Although a number of agents have been reported to have activity—as measured by rates of complete and partial response—in the setting of disease recurrence after ASCT, this clinical problem has not been evaluated systematically. There have been few reports of the activity or tolerability of combination chemotherapy regimens, and no comparisons of single agents to combinations. Reports of the activity of single-agent vinblastine,26 vinorelbine27 and gemcitabine28 in classical HL, and rituximab in classical30 and lymphocyte-predominant31 HL (Table 1 ) in this setting have provided clinicians and patients with relatively non-toxic treatment options. The duration of response reported for single-agent therapy is generally short, in the 6 to 8 month range, and may be more variable when applied in clinical practice. These small cohort studies do provide important information on toxicity in the post-ASCT setting—most notably myelosuppression—and may serve as a platform upon which new combinations may be tested. For example, Oki et al32 reported a response rate of 48% with the combination of gemcitabine (1250 mg/m2 intravenously day 1 and 8 every 3 weeks) plus rituximab (375 mg/m2/wk intravenously for 6 weeks), with responding patients continuing gemcitabine alone. The response rate of this combination appears to be better than with either alone,28,30 and encourages additional studies of targeting CD20 on both tumor cells and B cells in the microenvironment. Kuruvilla, et al;36 however, reported a small study adding thalidomide to vinblastine where the response rate did not appear to be better than would be expected with vinblastine alone, with significantly greater toxicity, despite the theoretical possibility of benefit of immunomodulatory agents in this disease.

The combination of vinorelbine and gemcitabine has been recently tested in a limited number of patients with HL post-ASCT, with an encouraging response rate (75%, 6 of 8 patients), and low rates of grade 4 thrombocytopenia and neutropenia;29 further evaluation of this combination is warranted. Bartlett et al reported the results of a novel combination of gemcitabine, vinorelbine and pegylated liposomal doxorubicin (GVD) in patients with recurrent HL, both prior to and for relapse after ASCT.37 Patients who had previously undergone ASCT had a lower maximum tolerated dose that those who were transplant naïve, and neutropenia and thrombocytopenia were the most common reasons for treatment delay or dose reduction: only 26% of patients received all treatment at full dose and on schedule. The response rate among 39 patients receiving GVD for relapse after prior ASCT was 75% (17% CR), and median event-free survival was 8.5 months. Combination therapy in this setting is feasible, but is associated with significantly more myelosuppression than observed in patients who have not previously undergone stem cell transplantation.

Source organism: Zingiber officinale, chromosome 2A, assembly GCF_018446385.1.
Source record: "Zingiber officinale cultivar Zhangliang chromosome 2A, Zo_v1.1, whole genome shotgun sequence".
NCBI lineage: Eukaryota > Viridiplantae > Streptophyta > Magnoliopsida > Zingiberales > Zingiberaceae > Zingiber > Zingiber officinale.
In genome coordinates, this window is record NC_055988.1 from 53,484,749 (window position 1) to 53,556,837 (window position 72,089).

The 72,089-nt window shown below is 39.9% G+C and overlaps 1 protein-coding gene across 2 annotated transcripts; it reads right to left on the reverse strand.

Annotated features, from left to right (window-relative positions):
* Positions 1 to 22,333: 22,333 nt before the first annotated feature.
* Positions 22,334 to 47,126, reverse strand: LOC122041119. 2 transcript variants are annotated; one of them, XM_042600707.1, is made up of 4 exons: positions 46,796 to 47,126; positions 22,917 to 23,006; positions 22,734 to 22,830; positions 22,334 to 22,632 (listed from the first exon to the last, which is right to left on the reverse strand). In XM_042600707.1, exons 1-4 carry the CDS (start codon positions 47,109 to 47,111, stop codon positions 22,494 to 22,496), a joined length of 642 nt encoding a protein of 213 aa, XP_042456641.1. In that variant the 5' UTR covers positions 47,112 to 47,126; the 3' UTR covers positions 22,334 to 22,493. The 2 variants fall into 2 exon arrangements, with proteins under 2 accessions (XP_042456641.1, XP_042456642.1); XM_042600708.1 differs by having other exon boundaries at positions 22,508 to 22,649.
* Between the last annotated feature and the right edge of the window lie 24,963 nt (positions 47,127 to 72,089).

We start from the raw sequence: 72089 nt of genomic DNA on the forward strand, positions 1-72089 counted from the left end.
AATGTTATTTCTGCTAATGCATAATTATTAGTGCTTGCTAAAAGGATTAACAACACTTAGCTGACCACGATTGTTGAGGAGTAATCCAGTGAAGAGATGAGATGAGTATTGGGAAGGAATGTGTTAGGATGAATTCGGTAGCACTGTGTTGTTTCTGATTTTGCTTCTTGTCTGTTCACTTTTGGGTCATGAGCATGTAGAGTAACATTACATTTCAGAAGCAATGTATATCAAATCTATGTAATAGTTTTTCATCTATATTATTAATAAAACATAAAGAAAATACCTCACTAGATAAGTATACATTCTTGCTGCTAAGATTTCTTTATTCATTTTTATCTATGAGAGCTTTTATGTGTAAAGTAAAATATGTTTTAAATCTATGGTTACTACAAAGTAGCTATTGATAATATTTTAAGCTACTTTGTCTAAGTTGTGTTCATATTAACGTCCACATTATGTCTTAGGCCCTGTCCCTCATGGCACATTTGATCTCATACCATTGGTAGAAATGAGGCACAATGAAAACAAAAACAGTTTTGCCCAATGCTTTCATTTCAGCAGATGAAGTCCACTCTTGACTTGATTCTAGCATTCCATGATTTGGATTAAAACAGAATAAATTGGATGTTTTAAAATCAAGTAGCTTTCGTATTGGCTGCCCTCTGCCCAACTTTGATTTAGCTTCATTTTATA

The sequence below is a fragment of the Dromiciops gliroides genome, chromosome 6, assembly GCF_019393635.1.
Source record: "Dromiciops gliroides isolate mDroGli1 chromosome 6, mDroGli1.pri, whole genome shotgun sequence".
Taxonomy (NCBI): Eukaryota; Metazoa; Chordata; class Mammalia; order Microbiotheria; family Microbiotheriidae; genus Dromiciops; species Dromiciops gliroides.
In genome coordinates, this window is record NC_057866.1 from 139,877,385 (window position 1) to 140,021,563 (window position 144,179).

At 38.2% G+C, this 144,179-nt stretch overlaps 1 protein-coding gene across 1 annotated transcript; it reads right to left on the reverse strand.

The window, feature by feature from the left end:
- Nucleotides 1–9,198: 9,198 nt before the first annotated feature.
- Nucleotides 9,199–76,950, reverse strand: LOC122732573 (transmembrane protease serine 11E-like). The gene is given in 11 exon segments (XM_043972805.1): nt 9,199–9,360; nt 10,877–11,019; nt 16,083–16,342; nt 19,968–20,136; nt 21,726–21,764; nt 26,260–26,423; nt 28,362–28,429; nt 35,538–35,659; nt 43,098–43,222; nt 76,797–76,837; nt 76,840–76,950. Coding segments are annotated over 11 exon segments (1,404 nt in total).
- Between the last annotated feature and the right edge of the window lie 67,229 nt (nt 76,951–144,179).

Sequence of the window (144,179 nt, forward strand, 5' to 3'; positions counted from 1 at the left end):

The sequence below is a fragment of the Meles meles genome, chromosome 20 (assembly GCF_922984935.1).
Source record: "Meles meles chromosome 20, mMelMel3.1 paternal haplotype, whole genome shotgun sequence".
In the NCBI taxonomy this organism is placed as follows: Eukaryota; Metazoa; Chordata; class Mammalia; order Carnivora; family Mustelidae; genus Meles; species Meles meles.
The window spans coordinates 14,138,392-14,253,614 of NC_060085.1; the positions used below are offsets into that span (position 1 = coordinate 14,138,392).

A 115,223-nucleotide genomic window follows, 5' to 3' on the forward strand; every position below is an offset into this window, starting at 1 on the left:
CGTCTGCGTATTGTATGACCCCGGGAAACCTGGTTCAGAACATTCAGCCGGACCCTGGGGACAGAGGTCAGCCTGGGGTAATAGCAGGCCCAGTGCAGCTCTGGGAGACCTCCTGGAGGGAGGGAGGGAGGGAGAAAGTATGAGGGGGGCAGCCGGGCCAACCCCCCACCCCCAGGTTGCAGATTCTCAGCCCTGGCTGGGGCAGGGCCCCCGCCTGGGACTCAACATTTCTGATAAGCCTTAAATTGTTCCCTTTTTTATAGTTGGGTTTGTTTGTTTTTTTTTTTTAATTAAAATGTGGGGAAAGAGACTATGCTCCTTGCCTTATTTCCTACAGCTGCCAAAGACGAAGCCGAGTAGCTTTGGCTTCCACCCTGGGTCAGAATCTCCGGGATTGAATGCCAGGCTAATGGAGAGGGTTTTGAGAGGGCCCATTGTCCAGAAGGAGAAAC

Second autologous transplantation may result in durable remission, but small patient numbers and the unknown effect of patient selection on outcome limit the interpretation of currently available data. TRM may be lower in more current series, but remains much higher than for first transplants.38 A recent report from the Center for International Blood and Marrow Transplant Research (CIBMTR) on 40 patients undergoing second transplants included 21 patients with HL: outcomes for patients relapsing within 12 months of the first transplant were very poor, but for those with relapse after more than 3 years, PFS and OS were 25% and 38%, respectively.39 Patients with HL refractory to additional chemotherapy did not benefit from a second ASCT.

Investigational Agents in Relapsed HL Post-ASCT

A number of new targeted therapies have been tested or are currently under study. Despite the sound preclinical rationale for the use of a proteosome inhibitor in relapsed HL,40 clinical results in the few small studies of bortezomib reported to date have been resoundingly negative.33,35 Similarly, response rates reported for monoclonal antibodies to the surface membrane antigen CD30 present on classical HL cells have been very low.41,42 However, very encouraging results have been reported with the use of the SGN30 antibody conjugated to monomethyl auristatin E (MMAE), an agent that binds to tubulin and causes cell-cycle arrest and apoptosis: 7 of 13 patients treated on an ongoing Phase I study at doses >1.2 mg/kg achieved a partial response.43 The deacetylase inhibitor LBH589,44 the isotype-selective histone deacetylase inhibitor MGCD0103,45 and the mTOR inhibitor RAD001 (everolimus)46 have also demonstrated activity in relapsed HL after ASCT and continue under active study. Testing of these agents and others in patients with a short duration of remission (< 6–12 months) after ASCT should be a priority.

Reduced Intensity Allogeneic Stem Cell Transplantation for HL Relapsing after ASCT

Myeloablative chemoradiotherapy and allogeneic transplantation for relapsed HL after autotransplant previously carried a prohibitively high treatment-related mortality, (TRM), and evidence of a graft-versus-tumor effect was sparse. For example, a report from the International Bone Marrow Transplant Registry of 114 patients with lymphoma undergoing myeloablative allogeneic transplants reported a rate of disease progression at 3 years of 52% and TRM of 22%.47 This translated to a relatively disappointing 3-year PFS of 25% and OS of 33%. With further follow-up it appeared that few patients were cured, with 5-year DFS reported to be only 5% and OS 24%. There was no difference in TRM, PFS or OS between patients with HL and other lymphoma subtypes. Multivariate analysis of factors predicting disease progression post-allotransplant identified the inclusion of total body irradiation in the preparative regimen and chemotherapy sensitivity or complete response to additional chemotherapy as significant factors. The authors of this multi-institutional study concluded that allogeneic transplant using myeloablative regimens was not curative for most patients with relapsed lymphoma post-autografting.